Some think security staff just crack heads and refuse shoes. Last Saturday’s party showed such dated tactics comprise the least of my holistic service.
The party location was in Melbourne’s affluent inner east. But the upmarket postcode was no deterrent to two Caucasian gang members (possibly Blood Drill Killers or Menace to Society – really fun guys).
They were looking for trouble, but my staff and I naturally refused to bite back. It was a stressful 40 minutes, but our peerless Victoria Police came to help us and move the kids on.
Later that night, I found myself talking to a young (invited) guest who clearly needed a shoulder on which to decry his domestic dramas.
Despite (or because of?) the fact this boy had grown up with extreme wealth, he’d become disconnected from his family. They’d labelled him a drug addict, isolating him further.
He’d since gone to the dark side and been through the wringer – but then, somewhere in all the chaos, he’d found hope.
I found him inspirational; a courageous soul. Luckily, for the rest of us, we aren’t always defined solely by our deeds.
I told him he was an outstanding young man and gave him my card, with an offer to call if he ever needed someone to talk to.
It takes a village …
As the evening wore on, it was a young girl’s turn to seek us out.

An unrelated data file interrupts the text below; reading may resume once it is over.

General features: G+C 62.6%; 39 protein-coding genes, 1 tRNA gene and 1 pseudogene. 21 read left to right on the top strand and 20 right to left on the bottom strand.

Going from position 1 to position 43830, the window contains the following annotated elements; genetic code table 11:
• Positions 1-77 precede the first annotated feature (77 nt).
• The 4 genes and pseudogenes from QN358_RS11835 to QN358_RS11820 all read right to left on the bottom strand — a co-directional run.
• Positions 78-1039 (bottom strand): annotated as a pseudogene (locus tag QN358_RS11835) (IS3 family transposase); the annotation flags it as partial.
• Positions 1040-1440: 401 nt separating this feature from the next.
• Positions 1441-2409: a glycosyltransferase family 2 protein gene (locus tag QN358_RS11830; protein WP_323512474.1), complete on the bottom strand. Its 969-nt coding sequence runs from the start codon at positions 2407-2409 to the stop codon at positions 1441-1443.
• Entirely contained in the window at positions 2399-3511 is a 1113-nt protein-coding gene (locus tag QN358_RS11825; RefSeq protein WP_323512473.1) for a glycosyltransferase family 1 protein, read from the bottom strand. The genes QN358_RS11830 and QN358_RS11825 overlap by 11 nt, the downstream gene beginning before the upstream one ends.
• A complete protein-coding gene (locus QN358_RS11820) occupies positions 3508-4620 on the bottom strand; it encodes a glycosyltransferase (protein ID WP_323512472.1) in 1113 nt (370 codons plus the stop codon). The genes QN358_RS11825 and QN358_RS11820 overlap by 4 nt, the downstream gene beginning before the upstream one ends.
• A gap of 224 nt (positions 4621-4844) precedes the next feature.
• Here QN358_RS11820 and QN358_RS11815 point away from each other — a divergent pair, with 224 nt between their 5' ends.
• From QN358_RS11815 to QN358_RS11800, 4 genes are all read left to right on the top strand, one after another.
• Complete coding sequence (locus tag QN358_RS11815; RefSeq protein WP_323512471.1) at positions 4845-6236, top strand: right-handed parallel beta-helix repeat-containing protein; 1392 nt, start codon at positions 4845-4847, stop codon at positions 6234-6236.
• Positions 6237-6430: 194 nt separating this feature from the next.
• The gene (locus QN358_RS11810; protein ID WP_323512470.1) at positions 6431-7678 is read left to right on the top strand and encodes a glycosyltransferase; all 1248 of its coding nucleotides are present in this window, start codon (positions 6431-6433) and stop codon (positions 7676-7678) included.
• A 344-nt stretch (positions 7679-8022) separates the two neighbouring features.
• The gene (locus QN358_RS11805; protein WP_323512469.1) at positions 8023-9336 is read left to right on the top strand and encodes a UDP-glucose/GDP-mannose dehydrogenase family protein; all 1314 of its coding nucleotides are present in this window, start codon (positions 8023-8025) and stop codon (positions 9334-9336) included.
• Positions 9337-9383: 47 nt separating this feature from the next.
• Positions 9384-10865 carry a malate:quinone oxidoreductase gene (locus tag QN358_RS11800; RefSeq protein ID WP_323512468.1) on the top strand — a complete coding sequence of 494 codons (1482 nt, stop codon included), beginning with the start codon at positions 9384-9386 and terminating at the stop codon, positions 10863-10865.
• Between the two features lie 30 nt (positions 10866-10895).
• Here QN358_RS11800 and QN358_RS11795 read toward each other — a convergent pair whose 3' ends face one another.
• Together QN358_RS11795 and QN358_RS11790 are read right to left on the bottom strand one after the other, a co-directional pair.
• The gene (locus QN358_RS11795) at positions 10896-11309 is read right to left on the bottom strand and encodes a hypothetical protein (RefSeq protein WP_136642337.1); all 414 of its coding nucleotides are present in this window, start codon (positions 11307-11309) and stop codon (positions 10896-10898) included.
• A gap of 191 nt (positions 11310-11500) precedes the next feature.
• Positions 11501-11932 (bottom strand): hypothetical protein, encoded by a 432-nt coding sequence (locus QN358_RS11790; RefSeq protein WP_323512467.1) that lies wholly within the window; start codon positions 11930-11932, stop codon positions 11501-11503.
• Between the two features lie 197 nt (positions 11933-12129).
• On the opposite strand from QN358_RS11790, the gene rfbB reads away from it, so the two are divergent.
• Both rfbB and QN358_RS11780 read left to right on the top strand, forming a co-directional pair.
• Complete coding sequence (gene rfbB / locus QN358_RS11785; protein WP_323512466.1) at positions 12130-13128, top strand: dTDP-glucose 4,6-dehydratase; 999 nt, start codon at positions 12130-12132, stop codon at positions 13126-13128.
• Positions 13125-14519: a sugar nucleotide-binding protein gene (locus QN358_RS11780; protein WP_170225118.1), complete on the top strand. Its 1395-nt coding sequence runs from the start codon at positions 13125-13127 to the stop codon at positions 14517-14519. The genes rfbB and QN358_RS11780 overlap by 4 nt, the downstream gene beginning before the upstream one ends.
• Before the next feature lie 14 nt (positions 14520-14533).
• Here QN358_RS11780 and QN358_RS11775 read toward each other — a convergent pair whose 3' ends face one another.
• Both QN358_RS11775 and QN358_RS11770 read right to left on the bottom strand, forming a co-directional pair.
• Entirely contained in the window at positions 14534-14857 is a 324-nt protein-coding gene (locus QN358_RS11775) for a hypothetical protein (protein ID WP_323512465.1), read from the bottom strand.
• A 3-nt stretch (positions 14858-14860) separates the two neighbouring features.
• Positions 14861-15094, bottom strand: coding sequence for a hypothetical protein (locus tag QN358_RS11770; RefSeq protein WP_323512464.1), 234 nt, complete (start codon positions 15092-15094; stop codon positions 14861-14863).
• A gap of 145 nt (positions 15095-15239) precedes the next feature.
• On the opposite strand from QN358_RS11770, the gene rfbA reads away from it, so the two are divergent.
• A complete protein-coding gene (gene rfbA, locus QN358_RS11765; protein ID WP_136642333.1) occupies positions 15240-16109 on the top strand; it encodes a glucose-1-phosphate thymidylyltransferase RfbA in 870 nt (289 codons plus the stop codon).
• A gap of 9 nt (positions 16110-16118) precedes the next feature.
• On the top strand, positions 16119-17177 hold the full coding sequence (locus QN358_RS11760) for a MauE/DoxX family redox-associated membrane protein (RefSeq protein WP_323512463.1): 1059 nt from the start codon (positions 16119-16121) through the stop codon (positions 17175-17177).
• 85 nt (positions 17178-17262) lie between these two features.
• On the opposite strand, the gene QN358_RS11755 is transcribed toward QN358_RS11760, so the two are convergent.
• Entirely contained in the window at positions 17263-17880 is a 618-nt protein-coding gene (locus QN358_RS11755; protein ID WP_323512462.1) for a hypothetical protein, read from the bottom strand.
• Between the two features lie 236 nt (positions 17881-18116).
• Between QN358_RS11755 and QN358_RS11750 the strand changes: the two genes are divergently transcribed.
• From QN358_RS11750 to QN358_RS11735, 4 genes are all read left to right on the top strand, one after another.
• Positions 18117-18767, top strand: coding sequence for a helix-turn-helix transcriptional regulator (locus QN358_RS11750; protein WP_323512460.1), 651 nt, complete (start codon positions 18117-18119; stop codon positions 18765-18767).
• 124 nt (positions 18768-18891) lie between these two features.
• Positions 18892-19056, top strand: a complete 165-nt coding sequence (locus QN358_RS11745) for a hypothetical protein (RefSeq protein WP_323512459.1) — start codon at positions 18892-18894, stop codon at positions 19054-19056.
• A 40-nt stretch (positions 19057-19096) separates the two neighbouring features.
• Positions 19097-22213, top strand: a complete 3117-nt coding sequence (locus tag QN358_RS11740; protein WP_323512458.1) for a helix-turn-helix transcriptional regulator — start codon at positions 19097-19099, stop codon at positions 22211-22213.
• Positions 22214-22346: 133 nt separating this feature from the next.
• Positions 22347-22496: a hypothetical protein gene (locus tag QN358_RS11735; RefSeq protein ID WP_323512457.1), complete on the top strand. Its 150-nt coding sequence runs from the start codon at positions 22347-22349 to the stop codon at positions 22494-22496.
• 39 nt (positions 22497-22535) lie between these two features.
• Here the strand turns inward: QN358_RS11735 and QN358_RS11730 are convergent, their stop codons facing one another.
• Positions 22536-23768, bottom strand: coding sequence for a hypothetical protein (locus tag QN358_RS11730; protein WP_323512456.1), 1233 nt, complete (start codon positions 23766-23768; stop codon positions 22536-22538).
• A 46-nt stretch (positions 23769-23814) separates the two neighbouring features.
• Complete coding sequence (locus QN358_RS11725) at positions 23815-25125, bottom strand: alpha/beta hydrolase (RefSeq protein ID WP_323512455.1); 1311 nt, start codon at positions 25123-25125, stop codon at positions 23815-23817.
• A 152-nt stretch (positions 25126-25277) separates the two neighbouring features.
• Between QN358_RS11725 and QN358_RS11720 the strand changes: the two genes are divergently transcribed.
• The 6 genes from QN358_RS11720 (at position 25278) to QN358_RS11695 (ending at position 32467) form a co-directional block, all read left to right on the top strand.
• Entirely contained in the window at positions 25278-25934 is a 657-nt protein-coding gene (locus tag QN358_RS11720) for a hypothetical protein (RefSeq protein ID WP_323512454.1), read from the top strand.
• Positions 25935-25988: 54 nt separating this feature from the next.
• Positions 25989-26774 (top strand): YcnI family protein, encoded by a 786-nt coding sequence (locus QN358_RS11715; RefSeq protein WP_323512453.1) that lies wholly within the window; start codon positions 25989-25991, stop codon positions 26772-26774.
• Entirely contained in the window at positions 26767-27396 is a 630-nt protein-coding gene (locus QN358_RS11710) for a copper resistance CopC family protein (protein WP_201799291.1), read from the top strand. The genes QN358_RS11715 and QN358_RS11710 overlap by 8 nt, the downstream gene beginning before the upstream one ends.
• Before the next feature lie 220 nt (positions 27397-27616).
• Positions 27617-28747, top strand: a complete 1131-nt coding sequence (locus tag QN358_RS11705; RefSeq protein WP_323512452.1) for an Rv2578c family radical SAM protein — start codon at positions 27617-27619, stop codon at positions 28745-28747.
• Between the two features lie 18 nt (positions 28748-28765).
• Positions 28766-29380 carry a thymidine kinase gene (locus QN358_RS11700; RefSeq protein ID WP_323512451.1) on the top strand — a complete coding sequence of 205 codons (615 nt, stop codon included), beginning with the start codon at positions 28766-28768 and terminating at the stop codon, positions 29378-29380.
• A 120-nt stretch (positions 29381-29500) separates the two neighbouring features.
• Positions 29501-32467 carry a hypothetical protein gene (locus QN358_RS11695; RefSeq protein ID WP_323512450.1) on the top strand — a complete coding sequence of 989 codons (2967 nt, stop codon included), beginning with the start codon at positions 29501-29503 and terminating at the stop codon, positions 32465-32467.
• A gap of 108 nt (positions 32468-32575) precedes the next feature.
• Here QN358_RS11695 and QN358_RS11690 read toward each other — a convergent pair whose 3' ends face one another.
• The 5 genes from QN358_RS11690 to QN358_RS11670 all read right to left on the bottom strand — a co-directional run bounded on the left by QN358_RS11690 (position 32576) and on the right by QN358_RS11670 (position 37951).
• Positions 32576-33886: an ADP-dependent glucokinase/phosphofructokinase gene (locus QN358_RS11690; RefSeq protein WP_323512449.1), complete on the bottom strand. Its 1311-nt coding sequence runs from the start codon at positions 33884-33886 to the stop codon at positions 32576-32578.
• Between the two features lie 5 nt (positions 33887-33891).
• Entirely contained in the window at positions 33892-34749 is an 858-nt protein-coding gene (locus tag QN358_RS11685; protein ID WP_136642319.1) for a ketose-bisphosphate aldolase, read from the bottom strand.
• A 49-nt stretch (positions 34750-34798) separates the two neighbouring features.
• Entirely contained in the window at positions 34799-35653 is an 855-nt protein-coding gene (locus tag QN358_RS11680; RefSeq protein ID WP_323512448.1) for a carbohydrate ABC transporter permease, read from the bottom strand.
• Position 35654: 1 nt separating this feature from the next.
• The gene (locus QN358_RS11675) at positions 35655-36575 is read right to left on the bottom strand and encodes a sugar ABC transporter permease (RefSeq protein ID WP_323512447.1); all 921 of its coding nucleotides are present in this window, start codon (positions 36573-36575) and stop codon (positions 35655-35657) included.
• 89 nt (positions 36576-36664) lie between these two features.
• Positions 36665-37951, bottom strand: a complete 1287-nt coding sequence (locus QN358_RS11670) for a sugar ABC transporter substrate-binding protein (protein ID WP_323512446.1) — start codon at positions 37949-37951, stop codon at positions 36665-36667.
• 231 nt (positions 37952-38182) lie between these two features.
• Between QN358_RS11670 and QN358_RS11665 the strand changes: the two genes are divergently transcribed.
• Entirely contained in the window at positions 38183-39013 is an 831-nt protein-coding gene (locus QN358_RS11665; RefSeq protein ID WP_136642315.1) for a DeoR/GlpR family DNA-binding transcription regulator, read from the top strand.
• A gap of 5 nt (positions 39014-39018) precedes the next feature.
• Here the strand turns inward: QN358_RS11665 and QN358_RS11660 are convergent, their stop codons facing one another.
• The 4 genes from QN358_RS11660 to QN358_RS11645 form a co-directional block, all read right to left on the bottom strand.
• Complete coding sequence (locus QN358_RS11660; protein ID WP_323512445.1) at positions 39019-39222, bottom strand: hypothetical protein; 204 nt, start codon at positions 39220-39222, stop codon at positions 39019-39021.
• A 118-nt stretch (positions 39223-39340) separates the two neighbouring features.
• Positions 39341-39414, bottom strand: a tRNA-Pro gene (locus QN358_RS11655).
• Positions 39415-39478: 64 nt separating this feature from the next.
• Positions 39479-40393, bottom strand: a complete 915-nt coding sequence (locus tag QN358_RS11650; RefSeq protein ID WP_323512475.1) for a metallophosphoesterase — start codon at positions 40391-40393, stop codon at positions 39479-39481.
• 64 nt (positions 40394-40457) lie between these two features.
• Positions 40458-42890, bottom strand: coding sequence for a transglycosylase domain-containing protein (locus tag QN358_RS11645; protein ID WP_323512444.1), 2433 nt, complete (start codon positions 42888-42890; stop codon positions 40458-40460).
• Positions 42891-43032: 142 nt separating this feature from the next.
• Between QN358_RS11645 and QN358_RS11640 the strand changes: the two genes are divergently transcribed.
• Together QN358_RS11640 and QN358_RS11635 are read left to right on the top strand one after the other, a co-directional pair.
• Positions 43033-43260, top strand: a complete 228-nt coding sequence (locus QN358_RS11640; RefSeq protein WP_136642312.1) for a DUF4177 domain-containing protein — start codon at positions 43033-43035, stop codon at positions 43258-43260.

She was clearly intoxicated on something. Her friends mentioned drink spiking, but I kept an open mind in case other factors were at play.
This girl also spoke of a sad family breakdown. But before she could go into too much detail, her father arrived to pick her up.
What I now suspected might be self-medication (on what, I don’t know) due to depression came to the fore, as this girl let fly with a sobbing outburst at the parent she felt had destroyed her happy home.
Having been through a divorce myself, I know from painful experience that when parents hurt each other, there’s collateral damage to the kids. And it can be traumatic.
I administered a non-toxic hug to the distraught girl as her best friend arrived to assist. This kind lass accompanied her home – a fine comrade in a crisis.
Into the night
It was a sorrowful night, full of disconnected teenagers who simply needed a hug and to be heard.
I was sad to engage with these kids, but I felt so sorry for them.
They just needed someone to listen.
Naomi Oakley, Founder, Safe Partying Australia.
Pic by Clara T.